By Allan Pulga
The New York Times published an interesting profile (Oct. 8) on OnePlus, the Chinese company behind the affordable phone called the "One."
"This month, OnePlus, a start-up based in Shenzhen, China, will begin taking orders for the One, a fantastic low-price phone that tech enthusiasts across the globe have been lusting after for months," wrote the NY Times' Farhad Manjoo.
Manjoo raves about the phone. He's been using it for over a month and calls it "one of the best smartphones (he's) ever used." He says it's loaded with the latest specs and it runs CyanogenMod, a version of Android that's more flexible and user friendly than "the cumbersome flavors of Android now stuffed into rival phones."
I suppose Manjoo means the One is less bogged down by manufacturer bloatware. Very interesting.
The best part? The phone sells for $299 unlocked, which is amazing if it's truly loaded with competitive specs. Manjoo later added that the One is "just about the fastest Android phone you can buy, and its 5.5-inch screen is stunning," however its camera does not deliver the sharpness or color accuracy of some of its rivals.
Manjoo likens the One to the Nexus 5, "another high-quality, low-price phone — but over all the One is more powerful, and far prettier, than the Nexus."
Another catch may be customer service, tech support and repairs, which may be hard to come by here, across the Pacific let alone in English.
So who's making this phone? "OnePlus was founded late in 2013 by Pete Lau, a veteran of the Chinese tech business who was taken with the idea of creating a high-end smartphone for the masses," Manjoo writes.
"His vision was not unique; as the price of the components in smartphones plummeted over the last few years, a rash of Chinese start-ups emerged to make high-quality, low-price phones."
OnePlus is different, though, because of its desire to take its phones beyond the Chinese market. "Early on, Mr. Lau divided the company into two semiautonomous units, one catering to Chinese customers and the other devoted to the international market," Manjoo noted.
OnePlus estimates its sales to date are between 150,000 to 300,000 phones a month to the U.S. and up to a million devices a month over all, which Manjoo calls "an admirable feat for a tiny, year-old start-up."
These are definitely a company and a phone worth keeping an eye out for. I'm curious to see this device if/when it arrives in Canada.
By Allan Pulga
On Wednesday (Oct. 15), Google announced the latest version of its Android OS, along with three new Nexus Devices.
The new version, called Android 5.0 Lollipop (Android L for short) will power the new Nexus 6 smartphone, Nexus 9 tablet and Nexus Player streaming media device.
"Lollipop's most obvious new features come in the form of visual enhancements and user interface changes, which Google has dubbed Material Design," wrote The Verge's Dan Seifert (Oct. 15).
"The platform has new, more fluid animations, a cleaner design with a bolder color palette, a revamped multittasking menu, and offers new ways to interact with your voice. Many of the new Material Design features can be seen in the recent updates that Google has released for its own Android apps such as Google+.
"The Material Design initiative is meant to unify the software's look and feel across various form factors, whether that's a tablet, smartphone, home media streamer, or something else."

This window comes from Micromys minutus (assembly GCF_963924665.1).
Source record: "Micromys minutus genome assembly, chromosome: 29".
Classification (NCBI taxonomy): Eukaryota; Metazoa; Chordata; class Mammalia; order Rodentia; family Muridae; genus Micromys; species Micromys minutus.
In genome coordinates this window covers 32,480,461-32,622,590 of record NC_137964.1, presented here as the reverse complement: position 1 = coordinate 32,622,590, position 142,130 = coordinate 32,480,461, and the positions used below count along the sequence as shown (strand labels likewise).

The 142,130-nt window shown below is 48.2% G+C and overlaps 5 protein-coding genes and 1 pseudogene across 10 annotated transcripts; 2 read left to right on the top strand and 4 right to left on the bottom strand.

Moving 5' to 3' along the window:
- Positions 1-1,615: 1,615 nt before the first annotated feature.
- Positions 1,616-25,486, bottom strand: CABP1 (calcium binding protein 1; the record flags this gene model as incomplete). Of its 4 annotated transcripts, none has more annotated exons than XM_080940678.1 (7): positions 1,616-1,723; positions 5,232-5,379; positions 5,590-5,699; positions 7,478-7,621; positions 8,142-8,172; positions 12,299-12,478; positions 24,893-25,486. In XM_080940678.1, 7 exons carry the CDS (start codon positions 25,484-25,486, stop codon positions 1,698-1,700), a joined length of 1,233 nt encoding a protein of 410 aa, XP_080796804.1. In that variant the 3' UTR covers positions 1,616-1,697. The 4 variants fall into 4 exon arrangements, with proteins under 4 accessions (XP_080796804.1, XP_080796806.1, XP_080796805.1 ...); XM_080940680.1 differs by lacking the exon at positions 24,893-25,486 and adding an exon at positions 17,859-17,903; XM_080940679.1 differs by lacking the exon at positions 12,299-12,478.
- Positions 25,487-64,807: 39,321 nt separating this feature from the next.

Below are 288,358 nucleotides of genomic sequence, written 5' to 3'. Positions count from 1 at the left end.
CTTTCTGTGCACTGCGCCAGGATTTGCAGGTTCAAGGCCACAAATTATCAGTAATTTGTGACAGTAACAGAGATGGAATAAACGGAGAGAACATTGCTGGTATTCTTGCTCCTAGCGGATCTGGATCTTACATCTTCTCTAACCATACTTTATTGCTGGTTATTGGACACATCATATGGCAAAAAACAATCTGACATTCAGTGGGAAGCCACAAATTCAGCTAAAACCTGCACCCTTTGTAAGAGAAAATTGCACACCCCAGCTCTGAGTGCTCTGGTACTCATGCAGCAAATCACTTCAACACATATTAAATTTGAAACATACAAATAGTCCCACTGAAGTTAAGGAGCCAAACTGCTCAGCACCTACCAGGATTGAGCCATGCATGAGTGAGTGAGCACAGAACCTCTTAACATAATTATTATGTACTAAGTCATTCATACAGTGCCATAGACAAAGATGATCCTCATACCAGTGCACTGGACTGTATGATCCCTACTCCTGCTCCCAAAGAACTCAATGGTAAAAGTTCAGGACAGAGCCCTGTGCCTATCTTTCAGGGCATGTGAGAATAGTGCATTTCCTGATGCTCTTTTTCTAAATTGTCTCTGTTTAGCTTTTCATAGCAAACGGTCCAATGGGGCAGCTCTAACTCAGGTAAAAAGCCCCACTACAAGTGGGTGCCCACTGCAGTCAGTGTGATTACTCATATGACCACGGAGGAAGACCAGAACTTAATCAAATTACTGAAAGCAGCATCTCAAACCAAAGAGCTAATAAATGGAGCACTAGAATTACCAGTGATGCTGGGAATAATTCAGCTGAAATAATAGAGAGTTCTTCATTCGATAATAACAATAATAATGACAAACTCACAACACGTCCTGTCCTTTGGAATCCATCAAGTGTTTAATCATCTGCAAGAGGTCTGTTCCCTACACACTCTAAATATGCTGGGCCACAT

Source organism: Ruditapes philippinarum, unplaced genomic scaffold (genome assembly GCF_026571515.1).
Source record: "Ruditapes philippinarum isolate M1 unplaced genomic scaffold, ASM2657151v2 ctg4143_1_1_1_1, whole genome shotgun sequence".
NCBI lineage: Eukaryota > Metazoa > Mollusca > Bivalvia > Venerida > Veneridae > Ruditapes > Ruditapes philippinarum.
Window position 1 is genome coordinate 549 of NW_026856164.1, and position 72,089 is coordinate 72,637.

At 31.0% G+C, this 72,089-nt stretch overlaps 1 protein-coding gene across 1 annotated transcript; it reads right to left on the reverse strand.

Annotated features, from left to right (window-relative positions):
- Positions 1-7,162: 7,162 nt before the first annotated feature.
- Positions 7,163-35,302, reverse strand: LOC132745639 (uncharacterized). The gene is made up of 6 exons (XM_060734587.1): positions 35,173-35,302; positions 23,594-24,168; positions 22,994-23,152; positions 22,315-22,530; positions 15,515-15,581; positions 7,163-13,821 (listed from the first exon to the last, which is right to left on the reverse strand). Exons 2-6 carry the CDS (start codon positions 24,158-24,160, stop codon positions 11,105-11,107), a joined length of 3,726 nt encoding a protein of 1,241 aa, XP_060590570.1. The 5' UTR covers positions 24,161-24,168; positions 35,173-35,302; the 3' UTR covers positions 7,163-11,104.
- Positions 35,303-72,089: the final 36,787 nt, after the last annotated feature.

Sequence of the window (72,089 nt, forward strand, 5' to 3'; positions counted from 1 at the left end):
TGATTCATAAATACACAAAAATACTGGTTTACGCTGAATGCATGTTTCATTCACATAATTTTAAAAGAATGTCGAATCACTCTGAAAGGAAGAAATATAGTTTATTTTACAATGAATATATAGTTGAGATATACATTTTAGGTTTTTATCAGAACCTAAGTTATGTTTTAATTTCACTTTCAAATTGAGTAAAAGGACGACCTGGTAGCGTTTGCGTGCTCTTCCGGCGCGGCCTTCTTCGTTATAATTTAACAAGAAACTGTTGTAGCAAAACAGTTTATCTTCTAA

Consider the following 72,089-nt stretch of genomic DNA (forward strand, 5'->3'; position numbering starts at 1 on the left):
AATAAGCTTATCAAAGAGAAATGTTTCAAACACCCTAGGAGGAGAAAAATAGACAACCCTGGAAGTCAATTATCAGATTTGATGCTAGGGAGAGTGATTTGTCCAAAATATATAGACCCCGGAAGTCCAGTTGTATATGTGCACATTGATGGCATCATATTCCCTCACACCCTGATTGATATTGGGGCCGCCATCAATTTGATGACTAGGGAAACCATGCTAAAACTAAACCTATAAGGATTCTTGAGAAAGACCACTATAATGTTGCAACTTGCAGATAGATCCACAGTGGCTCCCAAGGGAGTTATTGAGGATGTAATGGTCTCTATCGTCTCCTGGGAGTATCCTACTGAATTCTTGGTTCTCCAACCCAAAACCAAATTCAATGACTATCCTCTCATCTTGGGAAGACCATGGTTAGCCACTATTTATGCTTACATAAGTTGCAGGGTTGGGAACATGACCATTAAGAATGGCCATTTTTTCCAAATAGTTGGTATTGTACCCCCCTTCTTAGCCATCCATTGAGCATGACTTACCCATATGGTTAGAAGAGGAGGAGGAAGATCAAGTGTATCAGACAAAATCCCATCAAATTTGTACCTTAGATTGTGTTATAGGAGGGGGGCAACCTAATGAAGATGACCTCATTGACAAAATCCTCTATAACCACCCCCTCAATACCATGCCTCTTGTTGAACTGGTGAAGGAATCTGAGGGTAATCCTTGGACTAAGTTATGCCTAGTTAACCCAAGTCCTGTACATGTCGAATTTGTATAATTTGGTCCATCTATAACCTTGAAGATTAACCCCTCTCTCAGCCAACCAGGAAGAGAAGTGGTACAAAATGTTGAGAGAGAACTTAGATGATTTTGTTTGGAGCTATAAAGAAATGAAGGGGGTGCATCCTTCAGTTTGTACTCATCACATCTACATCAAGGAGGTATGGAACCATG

By Allan Pulga
FierceWireless reported yesterday (Oct. 16) that basically nobody is buying Amazon's new Fire smartphone.
A study by Consumer Intelligence Research Partners found that the Fire phone -- which sent on sale in the U.S. on July 25 (exclusively offered by AT&T) -- has only sold a few thousand units so far.
"Effectively zero percent (of Amazon.com customers) own an Amazon Fire phone," said Mike Levin, a partner and co-founder at CIRP. "In contrast, approximately one quarter of U.S. Amazon customers have either or both of a Kindle Fire tablet and Kindle Reader, and about 5% report owning the new Amazon Fire TV set-top box."
"In early September, just weeks after releasing the phone, Amazon dropped the price of the Fire phone to 99 cents with a two-year contract with AT&T," wrote FierceWireless' Phil Goldstein. "Such price drops often indicate sluggish demand for a product."
Amazon representatives did not immediately respond to a request for comment.
By Allan Pulga
BlackBerry had high hopes for its latest smartphone, which is a throwback to its QWERTY days of old. Reviewers like it, but don't love it.
I thought it appropriate to include a couple reviews from financial publications (i.e. WSJ, Forbes), since stockbrokers were long the prototypical BlackBerry users. One of the resounding conclusions on the Passport, fittingly, is -- for better or for worse -- this phone is from a previous era.
"The Passport has some neat tricks and longer battery life than the competition, but it's living in the past. It's not 2005 anymore," wrote the WSJ's Joanna Stern.
Forbes' Ewan Spence wrote: "The BlackBerry Passport does feel like a throwback to earlier handsets from BlackBerry (see Research In Motion) and an attempt to bring all of those ideas up to date. Unfortunately BlackBerry’s approach to updating the hardware for 2014 is to reimplement the ideas that were present on its older handsets, while other manufacturers have iterated those ideas through the years to create user interfaces that are far better placed for the needs of a modern smartphone."